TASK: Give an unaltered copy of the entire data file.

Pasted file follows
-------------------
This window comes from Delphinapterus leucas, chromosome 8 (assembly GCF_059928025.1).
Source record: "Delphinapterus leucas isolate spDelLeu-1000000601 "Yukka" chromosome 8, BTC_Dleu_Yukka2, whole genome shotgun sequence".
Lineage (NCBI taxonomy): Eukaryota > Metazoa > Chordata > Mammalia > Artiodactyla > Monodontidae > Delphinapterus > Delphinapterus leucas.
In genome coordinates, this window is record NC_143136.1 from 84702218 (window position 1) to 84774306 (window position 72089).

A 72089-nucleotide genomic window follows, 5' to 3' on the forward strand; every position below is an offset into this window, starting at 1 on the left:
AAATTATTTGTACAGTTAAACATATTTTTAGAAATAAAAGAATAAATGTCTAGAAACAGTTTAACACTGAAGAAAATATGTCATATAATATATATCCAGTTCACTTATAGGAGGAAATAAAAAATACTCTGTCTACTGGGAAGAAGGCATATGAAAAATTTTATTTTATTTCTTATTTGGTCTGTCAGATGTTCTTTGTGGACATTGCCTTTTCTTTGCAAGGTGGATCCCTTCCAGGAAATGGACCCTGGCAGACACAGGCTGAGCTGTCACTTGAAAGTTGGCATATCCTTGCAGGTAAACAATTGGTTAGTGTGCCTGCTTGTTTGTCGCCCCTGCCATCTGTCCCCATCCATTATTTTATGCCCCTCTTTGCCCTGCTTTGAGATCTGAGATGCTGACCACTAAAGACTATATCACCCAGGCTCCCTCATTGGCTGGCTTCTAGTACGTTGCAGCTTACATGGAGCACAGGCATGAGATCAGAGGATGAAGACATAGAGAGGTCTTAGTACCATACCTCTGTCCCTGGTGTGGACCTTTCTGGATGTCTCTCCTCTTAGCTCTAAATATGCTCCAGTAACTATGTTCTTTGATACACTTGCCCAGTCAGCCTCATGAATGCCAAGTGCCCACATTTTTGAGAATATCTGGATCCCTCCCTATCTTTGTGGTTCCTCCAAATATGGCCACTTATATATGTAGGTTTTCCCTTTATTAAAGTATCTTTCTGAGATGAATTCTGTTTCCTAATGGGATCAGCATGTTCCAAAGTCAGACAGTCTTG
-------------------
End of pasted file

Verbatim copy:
This window comes from Delphinapterus leucas, chromosome 8 (assembly GCF_059928025.1).
Source record: "Delphinapterus leucas isolate spDelLeu-1000000601 "Yukka" chromosome 8, BTC_Dleu_Yukka2, whole genome shotgun sequence".
Lineage (NCBI taxonomy): Eukaryota > Metazoa > Chordata > Mammalia > Artiodactyla > Monodontidae > Delphinapterus > Delphinapterus leucas.
In genome coordinates, this window is record NC_143136.1 from 84702218 (window position 1) to 84774306 (window position 72089).

A 72089-nucleotide genomic window follows, 5' to 3' on the forward strand; every position below is an offset into this window, starting at 1 on the left:
AAATTATTTGTACAGTTAAACATATTTTTAGAAATAAAAGAATAAATGTCTAGAAACAGTTTAACACTGAAGAAAATATGTCATATAATATATATCCAGTTCACTTATAGGAGGAAATAAAAAATACTCTGTCTACTGGGAAGAAGGCATATGAAAAATTTTATTTTATTTCTTATTTGGTCTGTCAGATGTTCTTTGTGGACATTGCCTTTTCTTTGCAAGGTGGATCCCTTCCAGGAAATGGACCCTGGCAGACACAGGCTGAGCTGTCACTTGAAAGTTGGCATATCCTTGCAGGTAAACAATTGGTTAGTGTGCCTGCTTGTTTGTCGCCCCTGCCATCTGTCCCCATCCATTATTTTATGCCCCTCTTTGCCCTGCTTTGAGATCTGAGATGCTGACCACTAAAGACTATATCACCCAGGCTCCCTCATTGGCTGGCTTCTAGTACGTTGCAGCTTACATGGAGCACAGGCATGAGATCAGAGGATGAAGACATAGAGAGGTCTTAGTACCATACCTCTGTCCCTGGTGTGGACCTTTCTGGATGTCTCTCCTCTTAGCTCTAAATATGCTCCAGTAACTATGTTCTTTGATACACTTGCCCAGTCAGCCTCATGAATGCCAAGTGCCCACATTTTTGAGAATATCTGGATCCCTCCCTATCTTTGTGGTTCCTCCAAATATGGCCACTTATATATGTAGGTTTTCCCTTTATTAAAGTATCTTTCTGAGATGAATTCTGTTTCCTAATGGGATCAGCATGTTCCAAAGTCAGACAGTCTTG